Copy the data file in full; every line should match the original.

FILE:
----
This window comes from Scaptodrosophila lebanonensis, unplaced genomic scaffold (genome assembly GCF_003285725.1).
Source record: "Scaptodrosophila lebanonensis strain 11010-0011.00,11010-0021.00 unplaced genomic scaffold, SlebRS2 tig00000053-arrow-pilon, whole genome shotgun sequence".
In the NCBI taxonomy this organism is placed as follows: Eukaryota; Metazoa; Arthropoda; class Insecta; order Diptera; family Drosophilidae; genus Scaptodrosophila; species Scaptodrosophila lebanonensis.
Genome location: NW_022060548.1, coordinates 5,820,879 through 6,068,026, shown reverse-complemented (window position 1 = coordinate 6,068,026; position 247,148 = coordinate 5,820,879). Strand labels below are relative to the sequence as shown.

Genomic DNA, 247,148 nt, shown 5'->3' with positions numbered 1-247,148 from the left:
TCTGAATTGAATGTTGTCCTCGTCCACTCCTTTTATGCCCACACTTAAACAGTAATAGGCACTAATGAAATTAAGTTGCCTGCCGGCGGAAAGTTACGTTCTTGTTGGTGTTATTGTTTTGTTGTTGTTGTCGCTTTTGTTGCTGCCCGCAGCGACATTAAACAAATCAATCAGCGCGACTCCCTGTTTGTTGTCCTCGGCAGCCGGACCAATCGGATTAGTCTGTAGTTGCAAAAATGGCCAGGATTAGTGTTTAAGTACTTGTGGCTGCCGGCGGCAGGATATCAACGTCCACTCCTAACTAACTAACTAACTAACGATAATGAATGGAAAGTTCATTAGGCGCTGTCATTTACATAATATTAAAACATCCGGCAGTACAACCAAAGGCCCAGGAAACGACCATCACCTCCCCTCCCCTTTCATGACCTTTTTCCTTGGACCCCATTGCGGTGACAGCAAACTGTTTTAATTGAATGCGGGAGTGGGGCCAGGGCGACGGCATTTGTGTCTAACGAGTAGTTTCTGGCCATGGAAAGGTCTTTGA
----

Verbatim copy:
This window comes from Scaptodrosophila lebanonensis, unplaced genomic scaffold (genome assembly GCF_003285725.1).
Source record: "Scaptodrosophila lebanonensis strain 11010-0011.00,11010-0021.00 unplaced genomic scaffold, SlebRS2 tig00000053-arrow-pilon, whole genome shotgun sequence".
In the NCBI taxonomy this organism is placed as follows: Eukaryota; Metazoa; Arthropoda; class Insecta; order Diptera; family Drosophilidae; genus Scaptodrosophila; species Scaptodrosophila lebanonensis.
Genome location: NW_022060548.1, coordinates 5,820,879 through 6,068,026, shown reverse-complemented (window position 1 = coordinate 6,068,026; position 247,148 = coordinate 5,820,879). Strand labels below are relative to the sequence as shown.

Genomic DNA, 247,148 nt, shown 5'->3' with positions numbered 1-247,148 from the left:
TCTGAATTGAATGTTGTCCTCGTCCACTCCTTTTATGCCCACACTTAAACAGTAATAGGCACTAATGAAATTAAGTTGCCTGCCGGCGGAAAGTTACGTTCTTGTTGGTGTTATTGTTTTGTTGTTGTTGTCGCTTTTGTTGCTGCCCGCAGCGACATTAAACAAATCAATCAGCGCGACTCCCTGTTTGTTGTCCTCGGCAGCCGGACCAATCGGATTAGTCTGTAGTTGCAAAAATGGCCAGGATTAGTGTTTAAGTACTTGTGGCTGCCGGCGGCAGGATATCAACGTCCACTCCTAACTAACTAACTAACTAACGATAATGAATGGAAAGTTCATTAGGCGCTGTCATTTACATAATATTAAAACATCCGGCAGTACAACCAAAGGCCCAGGAAACGACCATCACCTCCCCTCCCCTTTCATGACCTTTTTCCTTGGACCCCATTGCGGTGACAGCAAACTGTTTTAATTGAATGCGGGAGTGGGGCCAGGGCGACGGCATTTGTGTCTAACGAGTAGTTTCTGGCCATGGAAAGGTCTTTGA